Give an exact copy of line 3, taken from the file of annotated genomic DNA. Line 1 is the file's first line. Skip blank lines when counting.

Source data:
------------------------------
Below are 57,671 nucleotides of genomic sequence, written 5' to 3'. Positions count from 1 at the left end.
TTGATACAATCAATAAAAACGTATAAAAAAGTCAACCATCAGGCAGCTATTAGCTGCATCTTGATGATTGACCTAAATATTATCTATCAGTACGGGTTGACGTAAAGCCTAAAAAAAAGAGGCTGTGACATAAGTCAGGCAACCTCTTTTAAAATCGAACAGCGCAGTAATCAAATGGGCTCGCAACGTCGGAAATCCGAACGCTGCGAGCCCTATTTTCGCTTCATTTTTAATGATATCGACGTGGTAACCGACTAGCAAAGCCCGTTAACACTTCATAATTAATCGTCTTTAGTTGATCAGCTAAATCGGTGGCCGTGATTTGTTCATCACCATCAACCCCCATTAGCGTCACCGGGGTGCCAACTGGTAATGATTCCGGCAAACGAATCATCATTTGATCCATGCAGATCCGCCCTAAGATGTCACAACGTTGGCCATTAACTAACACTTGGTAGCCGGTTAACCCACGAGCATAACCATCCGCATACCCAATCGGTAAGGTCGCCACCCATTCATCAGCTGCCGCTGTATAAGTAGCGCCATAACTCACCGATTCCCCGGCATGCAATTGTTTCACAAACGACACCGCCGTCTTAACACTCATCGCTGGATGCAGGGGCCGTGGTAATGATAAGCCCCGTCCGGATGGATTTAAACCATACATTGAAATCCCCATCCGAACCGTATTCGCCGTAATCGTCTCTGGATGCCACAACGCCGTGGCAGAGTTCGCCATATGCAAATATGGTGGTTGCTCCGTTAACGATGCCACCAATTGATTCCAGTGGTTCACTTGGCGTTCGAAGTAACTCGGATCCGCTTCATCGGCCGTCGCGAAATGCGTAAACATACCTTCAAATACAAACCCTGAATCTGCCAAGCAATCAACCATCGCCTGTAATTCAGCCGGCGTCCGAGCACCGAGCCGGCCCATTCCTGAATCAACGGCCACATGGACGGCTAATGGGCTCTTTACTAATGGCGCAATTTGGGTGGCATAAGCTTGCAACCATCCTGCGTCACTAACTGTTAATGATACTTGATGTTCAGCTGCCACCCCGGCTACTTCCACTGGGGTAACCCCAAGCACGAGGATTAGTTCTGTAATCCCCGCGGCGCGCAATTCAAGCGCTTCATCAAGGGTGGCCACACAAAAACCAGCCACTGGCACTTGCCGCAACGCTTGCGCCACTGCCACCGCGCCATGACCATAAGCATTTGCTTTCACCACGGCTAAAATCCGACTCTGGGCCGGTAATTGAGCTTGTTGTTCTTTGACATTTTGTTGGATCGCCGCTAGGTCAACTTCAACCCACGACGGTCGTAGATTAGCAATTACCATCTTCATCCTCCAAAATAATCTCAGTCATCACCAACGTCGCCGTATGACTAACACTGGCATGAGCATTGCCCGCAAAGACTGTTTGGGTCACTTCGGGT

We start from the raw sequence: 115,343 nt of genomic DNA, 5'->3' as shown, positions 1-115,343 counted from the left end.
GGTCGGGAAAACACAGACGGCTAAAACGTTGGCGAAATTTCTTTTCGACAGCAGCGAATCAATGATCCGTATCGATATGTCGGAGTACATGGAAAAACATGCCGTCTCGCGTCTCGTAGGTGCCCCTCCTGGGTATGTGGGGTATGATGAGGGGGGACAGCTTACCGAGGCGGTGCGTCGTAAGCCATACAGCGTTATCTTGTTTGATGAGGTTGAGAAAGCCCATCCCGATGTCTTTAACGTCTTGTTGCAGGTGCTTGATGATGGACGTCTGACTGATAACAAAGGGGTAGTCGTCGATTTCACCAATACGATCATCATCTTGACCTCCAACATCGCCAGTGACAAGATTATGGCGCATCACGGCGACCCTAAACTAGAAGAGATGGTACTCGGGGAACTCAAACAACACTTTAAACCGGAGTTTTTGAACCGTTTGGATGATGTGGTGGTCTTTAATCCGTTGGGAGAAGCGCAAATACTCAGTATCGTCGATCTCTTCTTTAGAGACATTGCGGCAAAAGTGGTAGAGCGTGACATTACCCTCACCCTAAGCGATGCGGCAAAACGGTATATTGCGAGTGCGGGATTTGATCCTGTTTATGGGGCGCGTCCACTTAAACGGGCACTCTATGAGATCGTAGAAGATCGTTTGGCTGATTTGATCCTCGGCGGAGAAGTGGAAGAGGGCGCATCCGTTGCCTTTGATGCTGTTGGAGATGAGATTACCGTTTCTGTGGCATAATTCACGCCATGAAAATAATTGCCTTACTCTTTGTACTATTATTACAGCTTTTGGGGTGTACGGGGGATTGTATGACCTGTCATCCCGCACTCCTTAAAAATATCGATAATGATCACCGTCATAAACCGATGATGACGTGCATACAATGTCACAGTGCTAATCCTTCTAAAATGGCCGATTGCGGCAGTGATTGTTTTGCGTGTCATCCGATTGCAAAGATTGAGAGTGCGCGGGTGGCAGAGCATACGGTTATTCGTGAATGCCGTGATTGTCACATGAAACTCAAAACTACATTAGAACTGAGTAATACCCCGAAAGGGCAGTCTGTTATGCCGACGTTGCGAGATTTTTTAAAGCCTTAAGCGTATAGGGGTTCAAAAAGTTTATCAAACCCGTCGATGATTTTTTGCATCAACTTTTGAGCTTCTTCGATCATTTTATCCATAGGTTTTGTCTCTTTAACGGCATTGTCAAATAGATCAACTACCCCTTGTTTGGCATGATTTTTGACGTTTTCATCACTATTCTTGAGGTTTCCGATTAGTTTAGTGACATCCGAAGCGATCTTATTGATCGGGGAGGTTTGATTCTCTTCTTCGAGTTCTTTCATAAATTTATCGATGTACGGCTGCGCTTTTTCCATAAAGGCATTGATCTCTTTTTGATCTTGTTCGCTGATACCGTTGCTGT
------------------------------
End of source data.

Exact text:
We start from the raw sequence: 115,343 nt of genomic DNA, 5'->3' as shown, positions 1-115,343 counted from the left end.